The International Window Cleaning Association, or IWCA, has dedicated itself to educating the construction industry about the hazards of post-construction window cleaning for decades. While it can be a profitable sub-segment of the window cleaning industry, there are several keys points that an experienced window cleaner needs to know before attempting post-construction window cleaning.
1. Discuss pre-existing glass damage with the builder early in the build.
Having a good relationship with a builder and being able to talk to them about pre-existing conditions is important. Proper storage and protection of all windows on the job site is key to them not being damaged during construction. This includes keeping windows out of the way of other trades before installation and keeping the protective, blue plastic wrap on the glass during construction.
2. Use a 'Cleaner to Builder' liability waiver.
Window cleaners may have standard liability waivers that they use for residential, commercial, and route window cleaning, but post-construction window cleaning should always be an additional waiver. The IWCA has a sample copy that they recommend using on their website. It specifically spells out that window cleaners need to remove construction debris that has adhered to the window during the construction process. Removing that debris is necessary, but doing so may damage the glass beneath.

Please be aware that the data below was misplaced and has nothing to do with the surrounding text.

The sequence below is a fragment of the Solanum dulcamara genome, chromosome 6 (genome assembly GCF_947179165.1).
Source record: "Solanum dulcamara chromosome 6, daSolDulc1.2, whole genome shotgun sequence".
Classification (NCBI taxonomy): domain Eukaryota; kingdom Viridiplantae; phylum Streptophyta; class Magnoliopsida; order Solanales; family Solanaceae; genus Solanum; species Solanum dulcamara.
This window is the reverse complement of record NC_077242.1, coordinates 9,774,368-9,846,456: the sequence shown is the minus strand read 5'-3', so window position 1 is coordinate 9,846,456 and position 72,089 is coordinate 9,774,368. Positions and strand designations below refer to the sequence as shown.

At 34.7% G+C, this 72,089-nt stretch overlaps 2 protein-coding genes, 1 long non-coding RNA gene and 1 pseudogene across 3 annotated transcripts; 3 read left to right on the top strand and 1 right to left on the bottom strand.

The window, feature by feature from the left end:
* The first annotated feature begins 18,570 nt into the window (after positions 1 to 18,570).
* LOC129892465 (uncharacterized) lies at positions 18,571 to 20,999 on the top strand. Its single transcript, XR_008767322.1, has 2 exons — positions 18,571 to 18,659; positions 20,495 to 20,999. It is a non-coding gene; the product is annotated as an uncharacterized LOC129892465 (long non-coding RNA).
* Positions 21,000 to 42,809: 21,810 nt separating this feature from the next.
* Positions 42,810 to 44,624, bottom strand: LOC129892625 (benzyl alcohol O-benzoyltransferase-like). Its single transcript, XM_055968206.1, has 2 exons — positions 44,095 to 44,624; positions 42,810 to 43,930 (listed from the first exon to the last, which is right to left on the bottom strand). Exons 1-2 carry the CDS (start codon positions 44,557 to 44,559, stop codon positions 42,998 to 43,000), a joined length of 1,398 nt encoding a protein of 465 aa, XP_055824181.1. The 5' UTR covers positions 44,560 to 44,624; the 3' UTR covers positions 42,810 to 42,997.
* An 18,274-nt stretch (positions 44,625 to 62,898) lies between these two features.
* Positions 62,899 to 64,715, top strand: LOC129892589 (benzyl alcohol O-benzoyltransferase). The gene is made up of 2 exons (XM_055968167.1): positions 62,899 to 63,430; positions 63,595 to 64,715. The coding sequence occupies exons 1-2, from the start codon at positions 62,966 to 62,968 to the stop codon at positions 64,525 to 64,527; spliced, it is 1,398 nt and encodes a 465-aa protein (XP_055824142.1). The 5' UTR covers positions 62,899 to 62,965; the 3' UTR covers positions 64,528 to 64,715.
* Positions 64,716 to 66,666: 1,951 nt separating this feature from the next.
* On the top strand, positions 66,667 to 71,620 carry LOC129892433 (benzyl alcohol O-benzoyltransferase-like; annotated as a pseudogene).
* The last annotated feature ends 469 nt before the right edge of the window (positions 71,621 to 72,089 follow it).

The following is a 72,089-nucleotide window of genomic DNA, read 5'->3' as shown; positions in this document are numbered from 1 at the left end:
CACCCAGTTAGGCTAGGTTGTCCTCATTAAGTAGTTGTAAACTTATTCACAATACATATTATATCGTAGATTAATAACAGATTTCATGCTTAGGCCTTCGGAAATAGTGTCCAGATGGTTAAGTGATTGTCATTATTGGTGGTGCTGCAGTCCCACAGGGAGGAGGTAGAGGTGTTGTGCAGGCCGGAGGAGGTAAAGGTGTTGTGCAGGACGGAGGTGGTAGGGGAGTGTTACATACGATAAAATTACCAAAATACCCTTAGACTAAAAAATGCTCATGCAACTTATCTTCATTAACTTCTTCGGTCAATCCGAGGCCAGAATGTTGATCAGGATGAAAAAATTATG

3. Walk through and document damage before starting your project.
When it is time to do the post-construction window cleaning, be sure to do a walk through with the builder or the general contractor first. Point out any damage that you can see with the naked eye -- deep scratches, metal shavings embedded in the glass, globs of cement, and even weld slag, or debris from welding. Reiterate to the builder that damage can and will occur as you attempt to remove all the construction debris from the window glass.
4. Change razor blades frequently throughout the project.
Another tip for successful post-construction window cleaning is to use a fresh razor blade in your scraper, preferably a new one for every window pane. While that does mean using many razor blades for a custom home, it is important to your success. As you remove construction debris, it nicks the razor blade and minuscule pieces get lodged in the metal itself. Your next pass with your scarper could scratch the glass. Changing your blade often will prevent this from occurring.
Post-construction window cleaning is a serious business that requires educating the builder and partnering with them for a successful outcome. If your considering doing your own cleanup, consider talking to a post-construction cleaning crew for tips.Share